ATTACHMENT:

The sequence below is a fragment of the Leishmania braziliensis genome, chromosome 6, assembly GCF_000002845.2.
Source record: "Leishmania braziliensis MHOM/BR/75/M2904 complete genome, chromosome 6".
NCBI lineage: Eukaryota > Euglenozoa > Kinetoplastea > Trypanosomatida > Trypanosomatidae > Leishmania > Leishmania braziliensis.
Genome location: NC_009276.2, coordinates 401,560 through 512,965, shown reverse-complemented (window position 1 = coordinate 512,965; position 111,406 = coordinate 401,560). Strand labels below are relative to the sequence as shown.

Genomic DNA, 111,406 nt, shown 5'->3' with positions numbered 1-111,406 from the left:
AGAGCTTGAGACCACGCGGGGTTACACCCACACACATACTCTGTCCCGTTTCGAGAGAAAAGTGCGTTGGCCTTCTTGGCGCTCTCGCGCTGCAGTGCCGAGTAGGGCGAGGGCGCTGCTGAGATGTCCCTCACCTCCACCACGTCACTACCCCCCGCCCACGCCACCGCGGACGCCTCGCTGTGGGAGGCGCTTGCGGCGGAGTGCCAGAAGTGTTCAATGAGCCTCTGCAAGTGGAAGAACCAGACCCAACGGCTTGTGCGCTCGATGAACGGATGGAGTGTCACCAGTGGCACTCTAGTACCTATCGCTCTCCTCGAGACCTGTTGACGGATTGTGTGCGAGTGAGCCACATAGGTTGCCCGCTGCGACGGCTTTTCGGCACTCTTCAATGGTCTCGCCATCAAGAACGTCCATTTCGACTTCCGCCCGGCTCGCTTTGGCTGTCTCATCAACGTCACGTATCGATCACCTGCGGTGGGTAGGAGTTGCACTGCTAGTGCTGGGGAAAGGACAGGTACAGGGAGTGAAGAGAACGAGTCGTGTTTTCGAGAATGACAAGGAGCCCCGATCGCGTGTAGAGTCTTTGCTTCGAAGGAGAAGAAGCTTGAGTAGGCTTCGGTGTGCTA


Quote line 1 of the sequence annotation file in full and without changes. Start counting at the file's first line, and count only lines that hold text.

The sequence below is a fragment of the Leishmania braziliensis genome, chromosome 6, assembly GCF_000002845.2.